Just after the devastation of the serious forest fires that California suffered in 2018, residents of the affected areas now face the dangers of water pollution.
Specifically, more than 60% of public aquifers in western California come from areas that have been affected by the fires, posing a serious risk of water contamination, said Clint Snyder, executive assistant to the Board. of the Water of the Central Valley of California.
According to Snyder, the fires that burned the houses consumed pipes, roofs and windows made of PVC (polyvinyl polychloride) which, when burned, generates toxins and poses a risk of contamination for the aquifers.
Andrés Lozada, a specialist in quality control, explained to Efe that PVC is a “great resource” for construction due to its “resistance, malleability and chemical stability”, but when it is burned, it generates not only carbon monoxide but also chloride. hydrogen and dioxins, “toxic and polluting” substances.
Contrary to what happens in the industrial combustion of PVC waste, where these emissions are controlled and processed to reduce their negative impact, the fires generated “enormous amounts of toxic material that went into the air and possibly water”.
Fires such as Camp, which last November became the most destructive in California, consuming 153,336 acres (62,053 hectares), 18,804 structures and claiming the lives of 86 people, represent at least a double source pollution.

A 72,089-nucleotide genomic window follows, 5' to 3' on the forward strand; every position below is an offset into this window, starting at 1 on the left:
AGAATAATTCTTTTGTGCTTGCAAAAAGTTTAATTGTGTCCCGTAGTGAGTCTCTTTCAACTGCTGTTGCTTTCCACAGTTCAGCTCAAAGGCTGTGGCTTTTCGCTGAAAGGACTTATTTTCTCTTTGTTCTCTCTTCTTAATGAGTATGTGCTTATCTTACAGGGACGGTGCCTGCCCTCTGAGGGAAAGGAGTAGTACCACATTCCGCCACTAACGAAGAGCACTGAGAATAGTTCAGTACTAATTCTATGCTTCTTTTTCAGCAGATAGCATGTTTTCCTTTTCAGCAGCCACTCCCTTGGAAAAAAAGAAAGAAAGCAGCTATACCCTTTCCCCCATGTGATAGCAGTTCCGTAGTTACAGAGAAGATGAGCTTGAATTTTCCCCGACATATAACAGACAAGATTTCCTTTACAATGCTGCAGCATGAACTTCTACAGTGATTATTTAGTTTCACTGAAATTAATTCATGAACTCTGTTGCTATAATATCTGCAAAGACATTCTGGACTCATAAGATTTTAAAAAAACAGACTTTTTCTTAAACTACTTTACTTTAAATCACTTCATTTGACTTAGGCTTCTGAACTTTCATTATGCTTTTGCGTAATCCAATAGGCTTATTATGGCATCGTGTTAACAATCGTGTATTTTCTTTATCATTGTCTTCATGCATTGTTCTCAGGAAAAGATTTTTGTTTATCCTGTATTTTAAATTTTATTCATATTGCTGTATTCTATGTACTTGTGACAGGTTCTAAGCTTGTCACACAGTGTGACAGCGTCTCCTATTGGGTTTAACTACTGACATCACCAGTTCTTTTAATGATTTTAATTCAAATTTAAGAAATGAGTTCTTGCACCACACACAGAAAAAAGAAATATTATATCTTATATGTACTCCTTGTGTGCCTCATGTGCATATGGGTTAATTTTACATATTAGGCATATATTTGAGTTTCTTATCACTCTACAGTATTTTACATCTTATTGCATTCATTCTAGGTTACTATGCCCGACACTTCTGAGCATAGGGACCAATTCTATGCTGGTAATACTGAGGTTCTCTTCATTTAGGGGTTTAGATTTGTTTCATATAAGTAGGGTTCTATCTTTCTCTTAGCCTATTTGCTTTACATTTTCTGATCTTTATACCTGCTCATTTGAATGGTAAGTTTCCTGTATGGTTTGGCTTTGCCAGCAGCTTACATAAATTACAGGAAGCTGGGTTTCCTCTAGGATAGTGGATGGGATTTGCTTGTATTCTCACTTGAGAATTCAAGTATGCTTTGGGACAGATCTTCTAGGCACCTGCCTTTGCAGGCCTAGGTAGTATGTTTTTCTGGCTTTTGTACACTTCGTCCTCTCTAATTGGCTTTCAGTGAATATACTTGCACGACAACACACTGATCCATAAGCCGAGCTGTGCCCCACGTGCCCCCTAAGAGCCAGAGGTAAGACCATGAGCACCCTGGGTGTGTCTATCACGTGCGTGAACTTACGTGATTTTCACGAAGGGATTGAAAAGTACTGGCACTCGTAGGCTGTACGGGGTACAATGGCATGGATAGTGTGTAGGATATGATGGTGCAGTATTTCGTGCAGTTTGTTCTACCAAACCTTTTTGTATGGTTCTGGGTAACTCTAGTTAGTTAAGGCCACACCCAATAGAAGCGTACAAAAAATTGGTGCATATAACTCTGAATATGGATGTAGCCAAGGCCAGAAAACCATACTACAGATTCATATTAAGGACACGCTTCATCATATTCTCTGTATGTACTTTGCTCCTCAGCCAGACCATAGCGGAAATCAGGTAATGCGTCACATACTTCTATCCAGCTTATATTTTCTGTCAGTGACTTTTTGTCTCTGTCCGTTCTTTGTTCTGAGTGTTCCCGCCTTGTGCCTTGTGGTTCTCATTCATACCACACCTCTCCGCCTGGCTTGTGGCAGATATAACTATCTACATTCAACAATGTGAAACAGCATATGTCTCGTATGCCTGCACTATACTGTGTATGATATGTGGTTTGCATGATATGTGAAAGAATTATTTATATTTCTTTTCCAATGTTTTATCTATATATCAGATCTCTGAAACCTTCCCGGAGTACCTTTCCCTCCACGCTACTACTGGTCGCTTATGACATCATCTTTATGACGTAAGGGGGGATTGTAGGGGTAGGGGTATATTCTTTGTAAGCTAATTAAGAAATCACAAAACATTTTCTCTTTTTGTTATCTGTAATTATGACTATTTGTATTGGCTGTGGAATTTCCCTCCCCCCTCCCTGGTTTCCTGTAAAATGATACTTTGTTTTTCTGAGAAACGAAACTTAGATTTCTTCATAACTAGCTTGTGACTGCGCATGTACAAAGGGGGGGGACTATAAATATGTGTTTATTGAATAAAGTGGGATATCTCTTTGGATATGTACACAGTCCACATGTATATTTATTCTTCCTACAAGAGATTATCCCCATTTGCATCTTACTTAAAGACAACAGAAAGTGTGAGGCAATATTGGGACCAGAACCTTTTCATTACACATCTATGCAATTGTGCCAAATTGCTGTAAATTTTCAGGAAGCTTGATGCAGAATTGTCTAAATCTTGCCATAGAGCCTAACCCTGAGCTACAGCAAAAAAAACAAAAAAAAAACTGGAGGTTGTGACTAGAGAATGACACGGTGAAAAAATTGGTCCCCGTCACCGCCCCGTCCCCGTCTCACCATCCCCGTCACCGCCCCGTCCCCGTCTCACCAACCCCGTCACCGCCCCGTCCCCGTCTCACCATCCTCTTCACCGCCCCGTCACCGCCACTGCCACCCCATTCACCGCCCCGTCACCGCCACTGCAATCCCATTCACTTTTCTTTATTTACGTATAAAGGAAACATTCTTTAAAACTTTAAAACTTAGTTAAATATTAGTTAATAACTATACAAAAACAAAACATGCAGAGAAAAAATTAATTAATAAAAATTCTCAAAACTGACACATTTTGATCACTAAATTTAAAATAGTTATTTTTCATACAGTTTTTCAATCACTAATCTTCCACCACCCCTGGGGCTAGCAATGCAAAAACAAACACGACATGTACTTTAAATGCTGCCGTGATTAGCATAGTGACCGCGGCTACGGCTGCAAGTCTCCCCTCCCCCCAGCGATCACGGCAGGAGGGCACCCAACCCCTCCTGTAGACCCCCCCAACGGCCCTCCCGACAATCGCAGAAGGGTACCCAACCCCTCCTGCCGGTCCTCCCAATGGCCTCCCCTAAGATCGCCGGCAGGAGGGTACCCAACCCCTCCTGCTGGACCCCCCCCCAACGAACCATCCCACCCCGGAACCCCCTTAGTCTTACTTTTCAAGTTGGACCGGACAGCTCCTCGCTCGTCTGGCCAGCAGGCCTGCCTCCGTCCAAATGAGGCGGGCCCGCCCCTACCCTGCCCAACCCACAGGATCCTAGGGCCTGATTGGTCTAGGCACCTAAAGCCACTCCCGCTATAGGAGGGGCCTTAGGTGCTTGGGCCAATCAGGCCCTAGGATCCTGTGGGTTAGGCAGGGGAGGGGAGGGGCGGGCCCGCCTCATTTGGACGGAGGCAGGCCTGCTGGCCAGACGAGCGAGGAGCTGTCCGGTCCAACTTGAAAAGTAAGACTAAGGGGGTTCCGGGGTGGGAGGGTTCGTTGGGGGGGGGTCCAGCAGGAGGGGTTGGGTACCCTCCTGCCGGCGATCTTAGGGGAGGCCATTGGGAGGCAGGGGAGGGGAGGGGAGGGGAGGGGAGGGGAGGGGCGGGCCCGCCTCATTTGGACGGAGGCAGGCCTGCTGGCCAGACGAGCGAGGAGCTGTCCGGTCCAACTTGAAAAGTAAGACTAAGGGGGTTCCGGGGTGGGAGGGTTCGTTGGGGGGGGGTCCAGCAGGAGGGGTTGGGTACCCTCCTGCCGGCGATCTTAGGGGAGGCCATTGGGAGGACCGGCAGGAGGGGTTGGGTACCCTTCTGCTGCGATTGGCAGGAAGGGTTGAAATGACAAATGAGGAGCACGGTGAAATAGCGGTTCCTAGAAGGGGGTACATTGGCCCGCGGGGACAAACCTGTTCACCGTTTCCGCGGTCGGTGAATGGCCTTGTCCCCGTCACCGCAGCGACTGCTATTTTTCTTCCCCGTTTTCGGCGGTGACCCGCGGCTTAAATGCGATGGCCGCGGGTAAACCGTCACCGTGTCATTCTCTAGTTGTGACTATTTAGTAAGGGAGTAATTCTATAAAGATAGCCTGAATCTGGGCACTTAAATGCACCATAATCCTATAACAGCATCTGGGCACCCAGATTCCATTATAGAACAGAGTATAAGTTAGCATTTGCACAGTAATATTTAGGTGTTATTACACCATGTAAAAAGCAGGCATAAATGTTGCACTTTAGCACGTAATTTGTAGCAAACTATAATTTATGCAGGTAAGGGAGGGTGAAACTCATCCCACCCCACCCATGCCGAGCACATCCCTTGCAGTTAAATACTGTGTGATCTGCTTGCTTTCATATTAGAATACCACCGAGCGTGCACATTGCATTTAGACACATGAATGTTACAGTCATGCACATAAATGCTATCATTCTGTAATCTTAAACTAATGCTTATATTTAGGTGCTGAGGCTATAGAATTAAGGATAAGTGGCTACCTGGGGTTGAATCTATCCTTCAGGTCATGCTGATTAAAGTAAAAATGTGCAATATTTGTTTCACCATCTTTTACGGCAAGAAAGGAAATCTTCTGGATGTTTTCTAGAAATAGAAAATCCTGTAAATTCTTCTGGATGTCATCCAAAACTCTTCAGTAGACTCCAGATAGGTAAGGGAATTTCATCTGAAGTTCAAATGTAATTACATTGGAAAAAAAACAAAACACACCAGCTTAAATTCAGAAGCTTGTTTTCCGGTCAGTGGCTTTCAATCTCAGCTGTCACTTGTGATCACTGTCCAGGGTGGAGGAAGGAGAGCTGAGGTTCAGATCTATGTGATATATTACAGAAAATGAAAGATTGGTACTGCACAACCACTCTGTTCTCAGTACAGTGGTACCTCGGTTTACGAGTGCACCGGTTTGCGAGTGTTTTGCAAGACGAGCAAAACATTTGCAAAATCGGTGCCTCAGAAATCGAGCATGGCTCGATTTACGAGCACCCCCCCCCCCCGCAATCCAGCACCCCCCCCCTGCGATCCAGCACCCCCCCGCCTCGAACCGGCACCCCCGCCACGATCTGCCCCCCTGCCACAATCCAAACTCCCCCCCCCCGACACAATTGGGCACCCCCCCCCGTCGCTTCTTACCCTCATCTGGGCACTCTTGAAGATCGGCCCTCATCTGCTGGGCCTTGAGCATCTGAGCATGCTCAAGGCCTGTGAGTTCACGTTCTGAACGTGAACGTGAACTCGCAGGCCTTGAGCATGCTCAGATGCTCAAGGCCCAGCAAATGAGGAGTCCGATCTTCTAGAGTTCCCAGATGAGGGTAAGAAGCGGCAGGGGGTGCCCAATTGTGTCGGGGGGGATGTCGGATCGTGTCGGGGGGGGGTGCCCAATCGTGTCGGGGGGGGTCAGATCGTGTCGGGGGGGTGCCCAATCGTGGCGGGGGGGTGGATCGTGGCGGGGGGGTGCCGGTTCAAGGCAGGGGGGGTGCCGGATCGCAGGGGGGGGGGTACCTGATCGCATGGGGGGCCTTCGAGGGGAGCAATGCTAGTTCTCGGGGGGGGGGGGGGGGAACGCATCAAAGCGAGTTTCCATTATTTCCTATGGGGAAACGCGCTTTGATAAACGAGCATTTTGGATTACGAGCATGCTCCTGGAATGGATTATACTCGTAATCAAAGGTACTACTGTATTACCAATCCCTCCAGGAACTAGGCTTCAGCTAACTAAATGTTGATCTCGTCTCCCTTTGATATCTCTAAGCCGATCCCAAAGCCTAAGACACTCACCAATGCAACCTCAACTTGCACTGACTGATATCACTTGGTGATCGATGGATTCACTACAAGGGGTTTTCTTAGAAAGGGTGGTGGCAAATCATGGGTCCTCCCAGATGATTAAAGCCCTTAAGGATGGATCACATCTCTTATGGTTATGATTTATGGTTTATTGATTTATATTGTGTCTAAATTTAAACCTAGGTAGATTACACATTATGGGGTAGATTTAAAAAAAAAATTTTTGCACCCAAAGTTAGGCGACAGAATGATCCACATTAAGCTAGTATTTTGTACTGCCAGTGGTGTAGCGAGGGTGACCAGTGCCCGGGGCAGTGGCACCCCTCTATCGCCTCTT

“The forest fire itself generates large amounts of dioxins by burning trees and weeds, and additionally adds more pollutants from the combustion of the polymers used in construction,” Lozada noted.
Likewise, other substances caused by fire such as benzene increase environmental pollution and endanger the health of residents, not only in devastated areas but in surrounding areas.
The Department of Health and Human Services of the United States (DHHS) has categorized benzene as a carcinogen and indicates that long-term exposure to the substance can lead to leukemia and colon cancer.
Another risk of contamination of the aquifers is that of waste and sediment caused by the flames, explained in a communication sent by the California Aquifer Resources Control Board.
The fire, by burning the roots of the trees, generates a contamination in the soil “mainly with bacteria and parasites” that can affect the lakes, rivers and water reserves, said the entity.
In the town of Paradise, one of the most affected by Camp fire, an alert sent by health authorities to residents in December last year already recommended boiling water for human consumption until further notice.
The authorities have reported that 22 of the 24 aqueduct systems are free of contamination, but the alert is still valid until it is confirmed that the two remaining systems are declared free of contaminants.
In Santa Rosa, a city in northern California that was partially destroyed in October 2017 by the Tubbs fire, which devoured nearly 3,000 homes with its flames, the schools remain vigilant to protect their students.
Jenni Klose, president of the Board of Education of Santa Rosa Schools, told Efe that there has been a continuous monitoring of school facilities to verify that they meet the necessary health and safety conditions.
“We have suffered this serious devastation and we want students and their parents to feel stable and safe in schools,” Klose said.
In the city, more than eight million dollars have been spent on the replacement of hydrants, valves and other components of the aqueduct system in more than 350 properties, including about 1,300 feet (396 meters) of water main, according to a report local. (EFEUSA) .-